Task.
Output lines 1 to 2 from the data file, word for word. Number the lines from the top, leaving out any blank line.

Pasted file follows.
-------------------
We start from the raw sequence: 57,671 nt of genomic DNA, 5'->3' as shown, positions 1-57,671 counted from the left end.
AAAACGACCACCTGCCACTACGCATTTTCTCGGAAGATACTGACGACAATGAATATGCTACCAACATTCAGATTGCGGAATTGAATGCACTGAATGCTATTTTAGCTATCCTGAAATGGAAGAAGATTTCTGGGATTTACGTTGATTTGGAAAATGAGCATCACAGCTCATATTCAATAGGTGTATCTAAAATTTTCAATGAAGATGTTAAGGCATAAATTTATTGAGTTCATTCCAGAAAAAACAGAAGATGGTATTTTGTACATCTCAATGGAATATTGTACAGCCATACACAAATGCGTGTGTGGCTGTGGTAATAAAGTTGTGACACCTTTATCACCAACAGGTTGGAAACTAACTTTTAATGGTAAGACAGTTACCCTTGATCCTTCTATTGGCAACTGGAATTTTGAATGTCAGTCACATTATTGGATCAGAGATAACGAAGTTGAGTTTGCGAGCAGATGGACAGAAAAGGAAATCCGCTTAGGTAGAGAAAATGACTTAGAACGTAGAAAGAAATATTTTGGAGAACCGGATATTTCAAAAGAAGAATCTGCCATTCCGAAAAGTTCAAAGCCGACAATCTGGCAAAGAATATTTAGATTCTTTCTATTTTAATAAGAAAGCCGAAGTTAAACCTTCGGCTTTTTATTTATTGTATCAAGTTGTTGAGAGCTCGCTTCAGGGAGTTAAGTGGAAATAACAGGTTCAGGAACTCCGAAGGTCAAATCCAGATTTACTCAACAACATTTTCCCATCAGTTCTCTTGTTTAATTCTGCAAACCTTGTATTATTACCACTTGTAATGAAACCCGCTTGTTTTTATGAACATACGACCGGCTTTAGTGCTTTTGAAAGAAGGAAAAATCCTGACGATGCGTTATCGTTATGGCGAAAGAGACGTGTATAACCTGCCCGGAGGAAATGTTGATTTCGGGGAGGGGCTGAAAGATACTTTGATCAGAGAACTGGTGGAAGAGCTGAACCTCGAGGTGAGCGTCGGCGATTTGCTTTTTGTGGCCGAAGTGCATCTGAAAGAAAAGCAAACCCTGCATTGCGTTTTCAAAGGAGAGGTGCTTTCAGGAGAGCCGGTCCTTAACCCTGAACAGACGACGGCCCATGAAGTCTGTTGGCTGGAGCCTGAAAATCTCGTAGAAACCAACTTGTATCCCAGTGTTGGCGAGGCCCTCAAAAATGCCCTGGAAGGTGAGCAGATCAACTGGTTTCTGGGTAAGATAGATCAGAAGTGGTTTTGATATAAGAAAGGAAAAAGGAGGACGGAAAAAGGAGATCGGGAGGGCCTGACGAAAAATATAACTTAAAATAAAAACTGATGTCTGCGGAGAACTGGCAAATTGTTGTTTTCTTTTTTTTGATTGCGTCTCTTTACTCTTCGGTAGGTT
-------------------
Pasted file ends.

We start from the raw sequence: 57,671 nt of genomic DNA, 5'->3' as shown, positions 1-57,671 counted from the left end.
AAAACGACCACCTGCCACTACGCATTTTCTCGGAAGATACTGACGACAATGAATATGCTACCAACATTCAGATTGCGGAATTGAATGCACTGAATGCTATTTTAGCTATCCTGAAATGGAAGAAGATTTCTGGGATTTACGTTGATTTGGAAAATGAGCATCACAGCTCATATTCAATAGGTGTATCTAAAATTTTCAATGAAGATGTTAAGGCATAAATTTATTGAGTTCATTCCAGAAAAAACAGAAGATGGTATTTTGTACATCTCAATGGAATATTGTACAGCCATACACAAATGCGTGTGTGGCTGTGGTAATAAAGTTGTGACACCTTTATCACCAACAGGTTGGAAACTAACTTTTAATGGTAAGACAGTTACCCTTGATCCTTCTATTGGCAACTGGAATTTTGAATGTCAGTCACATTATTGGATCAGAGATAACGAAGTTGAGTTTGCGAGCAGATGGACAGAAAAGGAAATCCGCTTAGGTAGAGAAAATGACTTAGAACGTAGAAAGAAATATTTTGGAGAACCGGATATTTCAAAAGAAGAATCTGCCATTCCGAAAAGTTCAAAGCCGACAATCTGGCAAAGAATATTTAGATTCTTTCTATTTTAATAAGAAAGCCGAAGTTAAACCTTCGGCTTTTTATTTATTGTATCAAGTTGTTGAGAGCTCGCTTCAGGGAGTTAAGTGGAAATAACAGGTTCAGGAACTCCGAAGGTCAAATCCAGATTTACTCAACAACATTTTCCCATCAGTTCTCTTGTTTAATTCTGCAAACCTTGTATTATTACCACTTGTAATGAAACCCGCTTGTTTTTATGAACATACGACCGGCTTTAGTGCTTTTGAAAGAAGGAAAAATCCTGACGATGCGTTATCGTTATGGCGAAAGAGACGTGTATAACCTGCCCGGAGGAAATGTTGATTTCGGGGAGGGGCTGAAAGATACTTTGATCAGAGAACTGGTGGAAGAGCTGAACCTCGAGGTGAGCGTCGGCGATTTGCTTTTTGTGGCCGAAGTGCATCTGAAAGAAAAGCAAACCCTGCATTGCGTTTTCAAAGGAGAGGTGCTTTCAGGAGAGCCGGTCCTTAACCCTGAACAGACGACGGCCCATGAAGTCTGTTGGCTGGAGCCTGAAAATCTCGTAGAAACCAACTTGTATCCCAGTGTTGGCGAGGCCCTCAAAAATGCCCTGGAAGGTGAGCAGATCAACTGGTTTCTGGGTAAGATAGATCAGAAGTGGTTTTGATATAAGAAAGGAAAAAGGAGGACGGAAAAAGGAGATCGGGAGGGCCTGACGAAAAATATAACTTAAAATAAAAACTGATGTCTGCGGAGAACTGGCAAATTGTTGTTTTCTTTTTTTTGATTGCGTCTCTTTACTCTTCGGTAGGTT